And the chaps in the car? About 30 minutes after the incident, I went back to the ATM to get the details about the corner it was on etc (rather boldly I thought) while the women decided to carry on shopping (nothing phases them). The car with the black guys was still there. Remember I wasn't sure if they were connected with the muggers or not, but as I approached the car the windows came down so I thought I'd better say something in broken French like 'did you see the voleurs'? Stupid really. If they had been involved, 'non' would have been the obvious response, and then what would I have said? But one of them spoke very good English. He got out of the car and told me they had witnessed everything and had tried to get the kids to stop what they were doing - hence the shout. Because I left so quickly they didn't realise that my money had yet to emerge. He gave me his contact details as a witness and was happy for me to give them to the police. I've still no idea why they were hanging around in that car, but I'm deeply ashamed to admit any racist conditioning that might have affected my judgement at the time, was duly and rightfully kicked well and truly into touch where it should have been in the first place.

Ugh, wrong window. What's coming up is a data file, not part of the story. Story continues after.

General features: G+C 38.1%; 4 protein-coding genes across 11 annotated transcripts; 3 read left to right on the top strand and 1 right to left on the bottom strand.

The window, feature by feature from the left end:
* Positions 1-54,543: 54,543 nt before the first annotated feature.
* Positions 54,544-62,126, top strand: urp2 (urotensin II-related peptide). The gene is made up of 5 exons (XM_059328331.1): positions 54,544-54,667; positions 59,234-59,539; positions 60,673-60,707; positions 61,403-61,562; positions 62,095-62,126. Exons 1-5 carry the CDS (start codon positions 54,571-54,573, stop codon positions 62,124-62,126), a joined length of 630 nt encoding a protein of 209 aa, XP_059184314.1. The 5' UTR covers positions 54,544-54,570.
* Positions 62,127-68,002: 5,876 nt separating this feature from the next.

I asked the police whether I had been in any actual physical danger. They said it never becomes violent and that the scam usually works exactly as it did with me. I've gone over it many times in my mind since. The worst bit is that I felt a complete twit. I walked away without checking if any money came out. But why would I assume it might? As far as I was aware, no money had been requested. And cards are always automatically rejected if transactions fail. So I guess I wasn't as stupid as I felt. What would I do if it happens again? Now I know I shouldn't be having violent thoughts towards children, but....

So be warned. If your card comes out unexpectedly, always wait and check no money follows it.